On Tuesday, May 11, 2021, Arkansas Department of Transportation (ArDOT) inspectors discovered a fracture on the Hernando de Soto Bridge.
Officials immediately halted vehicle traffic on the roadway and ship traffic below it on the Mississippi River as they assessed the damage. The 50-year-old bridge connects Memphis, Tennessee, to West Memphis, Arkansas, via Interstate 40.
By May 14, the Tennessee Department of Transportation (TDOT) released a request for proposals (RFP) for repairs to the bridge. On May 17, TDOT informed Kiewit Infrastructure South Co. it had won the job.
Over the next 11 weeks, Kiewit crews worked around the clock alongside TDOT and ArDOT officials, TDOT consultant Michael Baker, Inc., ArDOT consultant HNTB, and many other partners to complete temporary and then permanent repairs. Leveraging the collective knowledge and resources of the entire Kiewit organization helped safely reopen the bridge to traffic only 83 days after the crack’s discovery.
Kiewit teams mobilized quickly to brainstorm innovative ways to repair the I-40 Hernando de Soto Bridge after a fracture was discovered, forcing the bridge to be closed to traffic.
A team of experts
Less than three hours after receiving the RFP, 10 Kiewit personnel were discussing an approach to the repairs. Thirty more colleagues joined a call the next day. Senior operations leaders from across the country and bridge engineers from Kiewit Infrastructure Engineers were some of the key participants who helped brainstorm construction methods and provide solutions to the client.
Moving work off the water
TDOT initially anticipated repairs would have to be done from the water with manlifts and cranes. Kiewit’s pursuit team engaged several employees from the company’s East Coast operations, where repairing aging and structurally deficient bridges is common. Based largely on this experience, Kiewit proposed an alternative of performing the repair from a platform attached to the bridge deck, resulting in a faster and safer repair.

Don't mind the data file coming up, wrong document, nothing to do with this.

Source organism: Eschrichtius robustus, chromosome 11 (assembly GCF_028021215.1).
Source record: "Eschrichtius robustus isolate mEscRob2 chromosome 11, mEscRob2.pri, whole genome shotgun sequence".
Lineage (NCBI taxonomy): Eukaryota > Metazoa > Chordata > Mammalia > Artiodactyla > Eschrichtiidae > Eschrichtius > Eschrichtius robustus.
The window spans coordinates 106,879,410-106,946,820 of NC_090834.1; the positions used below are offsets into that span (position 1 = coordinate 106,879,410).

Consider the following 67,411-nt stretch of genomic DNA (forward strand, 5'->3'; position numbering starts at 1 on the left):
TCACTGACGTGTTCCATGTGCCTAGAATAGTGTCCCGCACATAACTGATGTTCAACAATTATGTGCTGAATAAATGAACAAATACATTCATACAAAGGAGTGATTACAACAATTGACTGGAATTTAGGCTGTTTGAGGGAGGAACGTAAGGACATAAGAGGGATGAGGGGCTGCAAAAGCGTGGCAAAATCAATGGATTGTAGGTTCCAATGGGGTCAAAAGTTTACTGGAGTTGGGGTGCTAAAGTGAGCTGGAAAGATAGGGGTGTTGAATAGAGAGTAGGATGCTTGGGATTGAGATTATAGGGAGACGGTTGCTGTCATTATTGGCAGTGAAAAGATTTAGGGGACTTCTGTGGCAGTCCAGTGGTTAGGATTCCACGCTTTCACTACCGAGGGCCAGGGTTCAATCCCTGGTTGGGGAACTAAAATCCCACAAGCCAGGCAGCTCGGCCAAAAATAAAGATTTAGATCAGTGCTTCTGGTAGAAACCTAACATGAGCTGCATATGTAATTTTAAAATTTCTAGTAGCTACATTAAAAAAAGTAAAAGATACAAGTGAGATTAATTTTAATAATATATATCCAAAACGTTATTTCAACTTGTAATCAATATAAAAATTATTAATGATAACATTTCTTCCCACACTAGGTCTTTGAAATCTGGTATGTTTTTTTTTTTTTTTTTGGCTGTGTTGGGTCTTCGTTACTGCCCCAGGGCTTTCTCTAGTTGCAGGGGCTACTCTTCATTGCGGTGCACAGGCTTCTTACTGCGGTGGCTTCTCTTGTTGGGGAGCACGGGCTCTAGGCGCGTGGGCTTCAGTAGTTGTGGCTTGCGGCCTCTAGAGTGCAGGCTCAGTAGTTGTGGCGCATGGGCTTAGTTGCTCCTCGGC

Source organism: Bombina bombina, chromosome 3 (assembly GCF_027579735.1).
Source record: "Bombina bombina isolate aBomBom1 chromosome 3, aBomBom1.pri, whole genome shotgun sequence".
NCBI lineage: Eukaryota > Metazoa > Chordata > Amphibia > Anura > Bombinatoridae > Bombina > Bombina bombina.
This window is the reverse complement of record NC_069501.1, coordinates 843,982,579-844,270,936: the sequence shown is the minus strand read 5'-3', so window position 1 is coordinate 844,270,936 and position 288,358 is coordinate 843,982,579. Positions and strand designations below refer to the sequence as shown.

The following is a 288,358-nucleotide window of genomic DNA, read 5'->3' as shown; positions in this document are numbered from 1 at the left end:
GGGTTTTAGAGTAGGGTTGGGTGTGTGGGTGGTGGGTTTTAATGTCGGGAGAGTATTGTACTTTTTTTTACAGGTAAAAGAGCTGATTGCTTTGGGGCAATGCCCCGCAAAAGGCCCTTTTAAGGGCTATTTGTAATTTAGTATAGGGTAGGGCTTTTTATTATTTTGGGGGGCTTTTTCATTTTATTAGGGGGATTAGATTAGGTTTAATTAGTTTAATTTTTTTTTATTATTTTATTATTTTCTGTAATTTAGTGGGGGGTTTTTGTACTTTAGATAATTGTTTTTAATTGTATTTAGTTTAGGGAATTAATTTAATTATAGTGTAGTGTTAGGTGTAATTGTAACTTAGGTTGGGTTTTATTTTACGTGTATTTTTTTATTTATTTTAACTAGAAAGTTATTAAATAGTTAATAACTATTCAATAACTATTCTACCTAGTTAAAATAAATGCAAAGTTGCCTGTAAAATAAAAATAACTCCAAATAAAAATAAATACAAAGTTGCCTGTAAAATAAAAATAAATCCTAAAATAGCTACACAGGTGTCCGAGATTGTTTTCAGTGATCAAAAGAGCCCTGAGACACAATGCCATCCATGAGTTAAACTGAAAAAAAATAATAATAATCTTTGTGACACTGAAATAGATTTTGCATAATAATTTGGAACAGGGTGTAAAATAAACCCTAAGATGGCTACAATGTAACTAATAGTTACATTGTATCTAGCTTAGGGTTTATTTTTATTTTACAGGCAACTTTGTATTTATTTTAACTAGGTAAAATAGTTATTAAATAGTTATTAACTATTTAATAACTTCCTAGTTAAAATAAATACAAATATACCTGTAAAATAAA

When it came to the permanent repair, Kiewit’s preconstruction team saw significant risks with the stability of the bridge during the removal and replacement of the fractured member. The team worked with internal experts to develop alternative repair options. Kiewit shared the ideas with TDOT, ArDOT, Michael Baker, Inc. and HNTB, discussing together the best solution to repair the bridge and maintain the safety and stability of the structure.
The collaboration resulted in a permanent repair plan of strengthening the member with plates and avoiding safety and constructability risks.
“We selected Kiewit. We thought they had a good approach and a good plan,” said TDOT Director of Construction Brian Egan. “They actually addressed working from above and how they would do that from the bridge and did their own analysis. They proved to be very, very good to work with and competent and capable to provide that assistance in design and obviously to expedite the construction.”
Ultimately the project required three phases of construction to stabilize the bridge, repair the fracture and strengthen additional locations.
Quick arrival of people, equipment and materials
Once the project was awarded, people, equipment and materials started arriving to the Tennessee/Arkansas border.